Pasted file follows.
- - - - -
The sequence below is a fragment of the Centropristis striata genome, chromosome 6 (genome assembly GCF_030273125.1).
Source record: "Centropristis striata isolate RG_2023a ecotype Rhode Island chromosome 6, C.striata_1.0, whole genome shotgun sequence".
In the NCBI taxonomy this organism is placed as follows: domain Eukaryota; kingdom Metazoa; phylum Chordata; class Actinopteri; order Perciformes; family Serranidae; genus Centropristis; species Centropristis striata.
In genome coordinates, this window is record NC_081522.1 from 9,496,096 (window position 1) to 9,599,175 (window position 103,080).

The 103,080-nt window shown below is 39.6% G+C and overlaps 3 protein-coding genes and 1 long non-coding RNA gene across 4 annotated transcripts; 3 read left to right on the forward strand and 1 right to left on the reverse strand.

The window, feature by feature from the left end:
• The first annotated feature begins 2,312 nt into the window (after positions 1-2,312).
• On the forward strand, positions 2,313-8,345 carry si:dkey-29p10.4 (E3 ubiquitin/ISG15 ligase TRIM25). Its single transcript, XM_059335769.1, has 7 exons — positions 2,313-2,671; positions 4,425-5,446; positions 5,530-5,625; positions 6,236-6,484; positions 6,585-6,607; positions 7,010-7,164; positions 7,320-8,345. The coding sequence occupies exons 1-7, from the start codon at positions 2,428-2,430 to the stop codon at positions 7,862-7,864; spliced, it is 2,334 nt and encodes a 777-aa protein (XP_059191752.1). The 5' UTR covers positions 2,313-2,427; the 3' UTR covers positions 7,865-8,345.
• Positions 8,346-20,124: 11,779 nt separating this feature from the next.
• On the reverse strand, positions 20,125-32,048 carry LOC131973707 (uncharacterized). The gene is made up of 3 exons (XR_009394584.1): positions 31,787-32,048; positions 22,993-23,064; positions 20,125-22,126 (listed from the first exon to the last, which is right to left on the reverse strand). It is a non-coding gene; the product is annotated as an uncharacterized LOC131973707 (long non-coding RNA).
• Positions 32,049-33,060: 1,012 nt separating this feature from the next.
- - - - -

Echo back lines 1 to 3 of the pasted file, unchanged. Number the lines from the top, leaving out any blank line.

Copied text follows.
The sequence below is a fragment of the Centropristis striata genome, chromosome 6 (genome assembly GCF_030273125.1).
Source record: "Centropristis striata isolate RG_2023a ecotype Rhode Island chromosome 6, C.striata_1.0, whole genome shotgun sequence".
In the NCBI taxonomy this organism is placed as follows: domain Eukaryota; kingdom Metazoa; phylum Chordata; class Actinopteri; order Perciformes; family Serranidae; genus Centropristis; species Centropristis striata.